Farming in the North: Stone-ground Flour and More

If you’re passing through Thunder Bay, you may not expect to find fields of corn, soy, rye and barley along the highway southwest of the city.

In a region with a reputation for ruggedness—its classic Canadian scenery of rocks, water and trees—farmland in northwestern Ontario might appear a little out of place.

In fact, there are more than 49,000 acres of farmland in the Thunder Bay District, much of which is located in the fertile Slate River Valley that has rich deposits of silty clay-loam soil.

According to Dr. Tarlok Singh Sahota, director of research and business at the Thunder Bay Agricultural Research Station (TBARS), that number will grow. He says the north presents a “huge opportunity” for agriculture expansion at a time when room in southern Ontario has all but run out.

“The only chance of expansion is in northern Ontario,” Sahota tells me during a phone interview.

Non-genetically modified canola oil, produced at Brule Creek Farms. | BRULE CREEK FARMS

Historically, the majority of farmland around Thunder Bay has been devoted to growing hay crops like grasses and oats until the area was improved with tile drainage infrastructure in the 1970s. Better drainage allowed farmers to grow alfalfa, and decades later, soybeans. Today, corn is a regular crop in the fields, and canola was introduced about four years ago.

With the help of the station, a non-profit corporation that assists farmers with crop diversification and the development of growing techniques in the north, new cash crops have been introduced since the station was founded in 1991.

A lot of the crops we see in Thunder Bay are grown for feed, often by dairy farmers who grow grains for their cattle. But through smaller-scale test plots, farmers continue to try new crops for more profitable means. In the last decade or so, they’ve been able to pick up spring wheat, winter rye, barley, flax and galega, a perennial forage legume that’s been tested at TBARS for seven years.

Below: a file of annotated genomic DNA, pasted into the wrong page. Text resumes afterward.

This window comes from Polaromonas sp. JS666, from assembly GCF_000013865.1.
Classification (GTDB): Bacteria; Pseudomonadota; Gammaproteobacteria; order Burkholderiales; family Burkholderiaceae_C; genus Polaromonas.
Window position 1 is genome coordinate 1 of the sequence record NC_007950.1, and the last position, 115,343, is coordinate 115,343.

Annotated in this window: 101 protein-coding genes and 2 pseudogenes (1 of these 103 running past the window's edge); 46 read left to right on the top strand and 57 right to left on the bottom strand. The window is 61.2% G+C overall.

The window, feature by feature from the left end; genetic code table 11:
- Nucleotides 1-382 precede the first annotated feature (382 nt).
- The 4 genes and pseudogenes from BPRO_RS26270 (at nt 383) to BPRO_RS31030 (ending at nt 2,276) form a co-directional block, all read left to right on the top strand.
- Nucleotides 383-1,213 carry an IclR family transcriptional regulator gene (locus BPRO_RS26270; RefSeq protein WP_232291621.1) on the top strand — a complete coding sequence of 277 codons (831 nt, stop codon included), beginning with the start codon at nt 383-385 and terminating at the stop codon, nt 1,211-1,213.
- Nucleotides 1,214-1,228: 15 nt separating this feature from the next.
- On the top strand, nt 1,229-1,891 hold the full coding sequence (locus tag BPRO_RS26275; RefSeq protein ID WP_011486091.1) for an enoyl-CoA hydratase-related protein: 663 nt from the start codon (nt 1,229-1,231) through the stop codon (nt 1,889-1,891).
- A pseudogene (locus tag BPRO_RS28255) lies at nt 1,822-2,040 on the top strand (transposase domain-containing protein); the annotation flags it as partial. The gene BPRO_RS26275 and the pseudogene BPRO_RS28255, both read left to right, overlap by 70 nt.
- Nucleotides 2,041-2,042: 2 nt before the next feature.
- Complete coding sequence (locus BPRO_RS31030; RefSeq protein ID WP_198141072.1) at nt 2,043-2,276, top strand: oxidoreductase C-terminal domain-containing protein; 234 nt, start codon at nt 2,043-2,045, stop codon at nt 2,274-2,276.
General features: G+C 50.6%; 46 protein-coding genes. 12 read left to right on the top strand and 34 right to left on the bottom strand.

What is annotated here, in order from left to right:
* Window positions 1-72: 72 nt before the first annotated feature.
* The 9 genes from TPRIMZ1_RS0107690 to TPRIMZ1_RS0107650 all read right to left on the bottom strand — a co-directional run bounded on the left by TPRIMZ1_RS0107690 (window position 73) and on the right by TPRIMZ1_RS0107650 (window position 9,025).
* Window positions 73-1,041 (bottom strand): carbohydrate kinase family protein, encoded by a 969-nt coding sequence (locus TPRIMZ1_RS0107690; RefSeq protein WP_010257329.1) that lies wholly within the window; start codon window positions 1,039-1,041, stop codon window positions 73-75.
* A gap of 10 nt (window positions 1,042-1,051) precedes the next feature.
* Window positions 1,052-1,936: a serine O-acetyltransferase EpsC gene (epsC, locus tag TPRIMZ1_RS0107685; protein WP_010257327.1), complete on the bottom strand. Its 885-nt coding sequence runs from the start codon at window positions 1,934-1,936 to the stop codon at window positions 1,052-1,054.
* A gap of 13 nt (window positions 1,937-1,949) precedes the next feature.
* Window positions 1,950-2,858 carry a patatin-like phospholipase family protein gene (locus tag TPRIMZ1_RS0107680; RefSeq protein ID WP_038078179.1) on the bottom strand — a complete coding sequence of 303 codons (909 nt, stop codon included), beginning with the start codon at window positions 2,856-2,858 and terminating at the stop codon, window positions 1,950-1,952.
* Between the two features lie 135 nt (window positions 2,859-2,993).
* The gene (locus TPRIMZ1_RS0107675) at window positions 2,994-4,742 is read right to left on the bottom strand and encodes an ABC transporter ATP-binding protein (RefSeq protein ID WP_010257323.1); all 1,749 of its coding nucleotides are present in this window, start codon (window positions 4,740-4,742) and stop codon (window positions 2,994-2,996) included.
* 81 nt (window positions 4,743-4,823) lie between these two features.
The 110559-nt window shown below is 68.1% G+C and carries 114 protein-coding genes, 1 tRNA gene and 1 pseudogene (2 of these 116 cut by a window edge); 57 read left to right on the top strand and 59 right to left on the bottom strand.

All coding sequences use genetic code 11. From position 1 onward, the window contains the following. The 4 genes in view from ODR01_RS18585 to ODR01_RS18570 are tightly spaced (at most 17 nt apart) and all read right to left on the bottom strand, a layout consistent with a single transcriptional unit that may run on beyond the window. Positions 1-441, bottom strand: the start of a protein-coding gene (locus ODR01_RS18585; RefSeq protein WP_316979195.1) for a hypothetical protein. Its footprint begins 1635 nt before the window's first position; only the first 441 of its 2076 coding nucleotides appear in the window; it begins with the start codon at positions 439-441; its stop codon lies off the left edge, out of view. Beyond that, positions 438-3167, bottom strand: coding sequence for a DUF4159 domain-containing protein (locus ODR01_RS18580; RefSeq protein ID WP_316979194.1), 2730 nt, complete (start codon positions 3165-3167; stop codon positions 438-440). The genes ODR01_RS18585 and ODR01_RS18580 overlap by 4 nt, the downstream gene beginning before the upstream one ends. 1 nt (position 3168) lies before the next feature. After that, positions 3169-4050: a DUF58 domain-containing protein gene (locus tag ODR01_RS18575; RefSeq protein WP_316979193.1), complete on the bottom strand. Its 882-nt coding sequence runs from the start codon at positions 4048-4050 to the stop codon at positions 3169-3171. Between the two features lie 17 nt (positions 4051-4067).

That’s not to say farming in the north is without its challenges. Crops like corn need heat and can be finicky about moisture; with this season’s wet spring and cool temperatures, it hasn’t grown well.

But Sahota remains optimistic.

Andrea Burke at the Thunder Bay Country Market. | BRULE CREEK FARMS

“Every year there are some new additions. Our farmers are very enterprising.”

On that note, I caught up with Andrea Burke of Brule Creek Farms next to her vending table at the Thunder Bay Country Market one Saturday morning. Her husband, Jeff, was back at home harvesting their 135 acre farm in Conmee Township where they grow wheat, rye, buckwheat and canola. There, they run a flour mill using a mix of heritage methods and modern technology.

“Our mills are two pink granite stones. After the seed is cleaned it goes through one set of smaller mills just to crack the grain, and it goes through a second mill to pulverize it into flour. Then we use a sifting machine to sift it. So that way, all of the bran and oil is intact, and it’s all being ground together versus separating the bran and the oil from the endosperm, the white part, and then mixing it back together later,” said Burke.

Burke explained that most whole grain flour on the market isn’t truly whole grain—producers are only obligated to put a certain percentage of bran back into the flour, resulting in a less nutritious product than what consumers might expect.

Jeff Burke and his tractor. | BRULE CREEK FARMS

“The heritage process is important to us because we’re trying to make a product as simply as possible, as close to what it’s like in the field with a minimal amount of production,” said Burke, adding that their flour contains no bleach or additives.

“That’s a big part of our flour. It’s important to us that the grain itself is wholesome, that it’s nutritious…We have quite a few customers who buy our flour who can’t eat other flour. And they thought they may have been gluten intolerant but perhaps it’s something else.”

She stood next to a shelf of products that come out of their farm. Pouches of wheat flour and a line of baking mixes including pancake, pizza, bread, cookies and scones. A few years ago they started growing non-genetically modified canola as a rotation crop. It did so well that they now produce cold-pressed canola oil.

“It’s not as efficient of a way to process oil, but we think it gives it a deeper flavour,” says Burke, contending that their business values nutritional quality above large-scale production and the compromises that can come with it. “Otherwise, what’s the point?”



By Julia Prinselaar